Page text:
Chimamanda Ngozi Adichie (Chim-muh-MAHN-duh en-GOH-zee ah-DEECH-ee-(ay) The “ay” is soft) is a boss. Several years ago, after hearing her Ted Talk entitled We Should All Be Feminists, I immediately ordered the book and read it at least three times before moving on to my next reading endeavor.
We say to girls, ‘You can have ambition, but not too much. You should aim to be successful but not toofrom we should all be feminists
successful, otherwise you will threaten the man.’
For all of you Beyonce’ fans, the answer is yes. It is Chimamanda Ngozi Adichie you hear in Flawless.
In We Should All Be Feminists, Adichie intertwines her own experiences as a woman with her explanation for why she proudly identifies as a feminist. I am willing to bet that all women can relate when she says society has taught women to become masters at pretending they are something that they are not. I too was once a pretender. Aging has simply made me too lazy to play that game anymore.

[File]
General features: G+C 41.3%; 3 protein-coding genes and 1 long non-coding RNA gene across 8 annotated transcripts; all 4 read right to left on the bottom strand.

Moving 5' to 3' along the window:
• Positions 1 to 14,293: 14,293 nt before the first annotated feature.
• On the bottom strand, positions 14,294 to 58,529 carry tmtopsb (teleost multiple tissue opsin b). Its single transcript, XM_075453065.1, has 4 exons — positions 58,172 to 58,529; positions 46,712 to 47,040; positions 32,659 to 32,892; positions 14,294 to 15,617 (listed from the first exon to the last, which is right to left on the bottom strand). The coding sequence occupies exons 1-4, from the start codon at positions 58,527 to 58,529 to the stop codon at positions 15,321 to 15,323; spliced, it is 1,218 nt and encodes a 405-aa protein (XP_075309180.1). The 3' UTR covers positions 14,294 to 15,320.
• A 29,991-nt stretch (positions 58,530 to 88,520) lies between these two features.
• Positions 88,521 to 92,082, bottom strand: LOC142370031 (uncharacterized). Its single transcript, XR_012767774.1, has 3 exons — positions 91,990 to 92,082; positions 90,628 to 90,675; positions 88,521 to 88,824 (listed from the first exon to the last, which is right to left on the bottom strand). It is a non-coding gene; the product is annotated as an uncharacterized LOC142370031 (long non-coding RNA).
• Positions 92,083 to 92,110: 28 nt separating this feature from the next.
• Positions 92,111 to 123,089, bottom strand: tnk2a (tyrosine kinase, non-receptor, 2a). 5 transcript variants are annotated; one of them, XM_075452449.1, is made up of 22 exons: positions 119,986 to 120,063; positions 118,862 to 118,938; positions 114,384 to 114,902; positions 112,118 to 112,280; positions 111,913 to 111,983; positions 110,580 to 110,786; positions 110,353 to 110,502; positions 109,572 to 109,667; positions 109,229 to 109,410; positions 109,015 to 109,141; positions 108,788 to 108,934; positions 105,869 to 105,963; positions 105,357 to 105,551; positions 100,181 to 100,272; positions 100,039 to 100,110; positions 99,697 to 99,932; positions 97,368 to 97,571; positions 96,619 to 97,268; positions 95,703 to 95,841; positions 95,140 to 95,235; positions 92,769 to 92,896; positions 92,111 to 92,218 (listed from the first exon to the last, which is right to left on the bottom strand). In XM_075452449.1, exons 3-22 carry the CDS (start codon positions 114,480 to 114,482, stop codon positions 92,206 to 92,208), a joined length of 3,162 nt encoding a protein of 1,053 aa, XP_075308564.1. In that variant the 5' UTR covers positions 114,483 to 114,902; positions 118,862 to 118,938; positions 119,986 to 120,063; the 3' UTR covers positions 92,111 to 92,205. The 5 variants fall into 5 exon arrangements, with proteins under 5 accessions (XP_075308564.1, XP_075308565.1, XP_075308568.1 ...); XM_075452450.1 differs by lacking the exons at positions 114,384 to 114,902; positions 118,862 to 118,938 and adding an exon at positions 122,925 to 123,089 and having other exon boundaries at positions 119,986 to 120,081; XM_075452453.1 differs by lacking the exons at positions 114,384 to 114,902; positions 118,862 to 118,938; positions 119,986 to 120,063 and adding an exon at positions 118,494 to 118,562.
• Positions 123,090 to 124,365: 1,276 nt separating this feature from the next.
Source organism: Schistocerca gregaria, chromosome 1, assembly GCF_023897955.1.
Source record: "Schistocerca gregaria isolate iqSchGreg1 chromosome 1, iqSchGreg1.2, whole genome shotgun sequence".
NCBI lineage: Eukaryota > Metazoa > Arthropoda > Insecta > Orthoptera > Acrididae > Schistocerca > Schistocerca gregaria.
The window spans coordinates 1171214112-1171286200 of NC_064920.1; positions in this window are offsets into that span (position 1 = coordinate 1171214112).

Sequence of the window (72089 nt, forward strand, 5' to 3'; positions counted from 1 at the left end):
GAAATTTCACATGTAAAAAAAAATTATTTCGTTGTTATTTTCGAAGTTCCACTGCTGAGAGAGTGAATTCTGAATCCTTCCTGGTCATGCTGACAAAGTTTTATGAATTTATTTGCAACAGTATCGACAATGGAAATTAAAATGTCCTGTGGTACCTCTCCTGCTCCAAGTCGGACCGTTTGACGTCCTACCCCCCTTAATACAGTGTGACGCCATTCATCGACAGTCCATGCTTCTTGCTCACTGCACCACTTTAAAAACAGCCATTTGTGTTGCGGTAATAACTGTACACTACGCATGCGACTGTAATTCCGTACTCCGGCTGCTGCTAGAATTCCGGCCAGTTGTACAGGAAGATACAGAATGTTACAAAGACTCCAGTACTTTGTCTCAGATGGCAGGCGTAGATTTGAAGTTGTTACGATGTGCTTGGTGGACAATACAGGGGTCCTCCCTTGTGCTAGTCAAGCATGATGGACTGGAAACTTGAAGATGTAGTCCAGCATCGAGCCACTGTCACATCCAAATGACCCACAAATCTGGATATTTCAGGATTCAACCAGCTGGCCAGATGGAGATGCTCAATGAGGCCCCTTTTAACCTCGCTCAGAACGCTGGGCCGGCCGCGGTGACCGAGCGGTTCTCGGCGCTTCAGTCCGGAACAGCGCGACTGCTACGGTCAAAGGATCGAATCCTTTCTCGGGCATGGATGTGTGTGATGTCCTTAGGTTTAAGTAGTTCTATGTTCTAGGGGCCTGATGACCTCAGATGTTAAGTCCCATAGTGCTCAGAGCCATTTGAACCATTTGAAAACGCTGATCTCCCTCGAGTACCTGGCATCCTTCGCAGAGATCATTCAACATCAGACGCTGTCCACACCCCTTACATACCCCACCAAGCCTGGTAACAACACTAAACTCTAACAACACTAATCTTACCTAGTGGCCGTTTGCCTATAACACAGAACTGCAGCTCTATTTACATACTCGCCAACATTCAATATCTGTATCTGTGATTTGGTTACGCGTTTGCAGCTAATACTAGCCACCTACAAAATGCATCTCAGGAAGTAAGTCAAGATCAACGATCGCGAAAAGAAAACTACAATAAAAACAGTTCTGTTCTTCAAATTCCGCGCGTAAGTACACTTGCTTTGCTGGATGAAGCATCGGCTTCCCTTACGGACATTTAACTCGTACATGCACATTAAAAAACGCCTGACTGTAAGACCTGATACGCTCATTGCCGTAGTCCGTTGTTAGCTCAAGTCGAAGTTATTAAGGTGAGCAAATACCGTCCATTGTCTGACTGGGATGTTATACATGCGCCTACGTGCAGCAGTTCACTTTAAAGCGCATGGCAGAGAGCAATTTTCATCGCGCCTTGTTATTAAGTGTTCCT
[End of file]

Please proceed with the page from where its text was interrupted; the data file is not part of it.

We do a great disservice to boys in how we raise them. We stifle the humanity of boys. We define masculinity in a very narrow way. Masculinity is a hard, small cage, and we put boys inside this cage. We teach boys to be afraid of fear, of weakness, of vulnerabilityfrom we should all be feminists
Here are 5 ideas that make me still return to We Should All Be Feminists by Chimamanda Ngozi Adichie seven years later.
- The more hard a man feels compelled to be the more fragile his ego and then girls are raised to cater to the fragile ego of men.
- “The problem with gender is that it prescribes how we should be rather than recognizing how we are”.
- We should focus on one’s ability instead of gender.
- We should focus on one’s interest instead of gender.
- “A man who would be intimidated by me is exactly the kind of man I would have no interest in”.
So, what do you think? Should we all be feminists?